An objection, honestly stated, is just another way of inviting you to satisfy a concern or need that you did not address earlier in your presentation or proposal.
When they say "No," don't:
- Respond with a concession
- Retreat in distress
Hearing "No" is your opportunity to create value.
When they say "No," do engage them:
- You want to determine:
- Is the objection real?
- What interest do they have that was not served by your proposal?
- Are both parties using the same standards of reasonableness?
- What will they do if you don't get an agreement?
- What are their BATNAs?
- Can you beat their BATNAs?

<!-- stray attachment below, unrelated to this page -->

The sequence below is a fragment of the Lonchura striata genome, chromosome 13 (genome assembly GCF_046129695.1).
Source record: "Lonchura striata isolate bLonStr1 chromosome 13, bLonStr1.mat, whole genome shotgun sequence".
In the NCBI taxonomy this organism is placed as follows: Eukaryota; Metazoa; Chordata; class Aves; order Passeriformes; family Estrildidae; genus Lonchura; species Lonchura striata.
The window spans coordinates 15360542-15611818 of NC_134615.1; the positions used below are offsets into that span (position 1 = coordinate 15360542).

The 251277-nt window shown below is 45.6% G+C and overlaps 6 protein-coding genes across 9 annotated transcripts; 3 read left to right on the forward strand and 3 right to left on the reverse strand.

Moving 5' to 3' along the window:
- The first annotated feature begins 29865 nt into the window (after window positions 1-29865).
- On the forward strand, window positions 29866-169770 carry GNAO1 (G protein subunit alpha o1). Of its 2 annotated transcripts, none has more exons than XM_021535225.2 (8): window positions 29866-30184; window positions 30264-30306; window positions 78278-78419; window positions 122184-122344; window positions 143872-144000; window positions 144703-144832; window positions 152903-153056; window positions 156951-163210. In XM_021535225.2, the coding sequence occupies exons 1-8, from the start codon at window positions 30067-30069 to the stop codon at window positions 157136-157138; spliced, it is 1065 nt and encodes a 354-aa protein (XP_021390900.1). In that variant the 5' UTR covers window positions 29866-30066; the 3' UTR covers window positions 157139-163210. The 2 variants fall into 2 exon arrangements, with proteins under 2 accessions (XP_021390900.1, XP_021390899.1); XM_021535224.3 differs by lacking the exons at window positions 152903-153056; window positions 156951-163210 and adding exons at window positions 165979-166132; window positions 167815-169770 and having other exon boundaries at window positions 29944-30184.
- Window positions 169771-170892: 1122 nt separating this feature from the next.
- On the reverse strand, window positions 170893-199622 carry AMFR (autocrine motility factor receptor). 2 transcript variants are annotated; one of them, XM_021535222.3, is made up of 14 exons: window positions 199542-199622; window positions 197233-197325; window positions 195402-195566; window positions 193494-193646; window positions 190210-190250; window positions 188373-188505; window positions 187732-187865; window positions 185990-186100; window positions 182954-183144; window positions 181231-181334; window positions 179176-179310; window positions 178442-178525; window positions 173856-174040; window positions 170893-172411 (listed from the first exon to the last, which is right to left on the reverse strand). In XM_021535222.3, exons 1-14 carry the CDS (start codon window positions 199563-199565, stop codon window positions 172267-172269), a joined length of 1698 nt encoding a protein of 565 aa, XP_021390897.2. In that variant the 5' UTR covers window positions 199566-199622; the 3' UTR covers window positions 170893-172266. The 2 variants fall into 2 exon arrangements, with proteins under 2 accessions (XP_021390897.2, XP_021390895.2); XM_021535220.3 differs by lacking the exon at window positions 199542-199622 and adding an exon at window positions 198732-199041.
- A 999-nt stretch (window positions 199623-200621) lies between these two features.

A "No" prompts both self-reflection and engagement.
Ask yourself if you need more preparation:
- Do you need more information about them?
- Do you need more information about your solution, position, product, organization, market, etc.?
- Do you need more information about stakeholders?
- Are you talking to the right person/people?
- Maybe this is not a good solution or agreement?
- Should you execute your BATNA?
Consider a "No" to be an invitation to Probe. Explore available options with the other side. Ask questions like:
- "If we can find a solution on this one item, can we get a final agreement today?"
- "What if we…" (the hypothetical "yes, if")
- "In a perfect world, what would this look like to you?"
- Maybe you need only to acknowledge the objection ("I understand this is going to be difficult for all of us…")
- "What ideas do you have for a solution to this challenge?"